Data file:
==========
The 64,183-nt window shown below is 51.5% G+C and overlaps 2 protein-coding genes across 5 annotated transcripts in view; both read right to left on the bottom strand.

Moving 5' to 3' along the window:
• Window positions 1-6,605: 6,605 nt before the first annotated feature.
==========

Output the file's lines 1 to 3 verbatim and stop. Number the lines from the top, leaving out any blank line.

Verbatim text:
The 64,183-nt window shown below is 51.5% G+C and overlaps 2 protein-coding genes across 5 annotated transcripts in view; both read right to left on the bottom strand.

Moving 5' to 3' along the window:
• Window positions 1-6,605: 6,605 nt before the first annotated feature.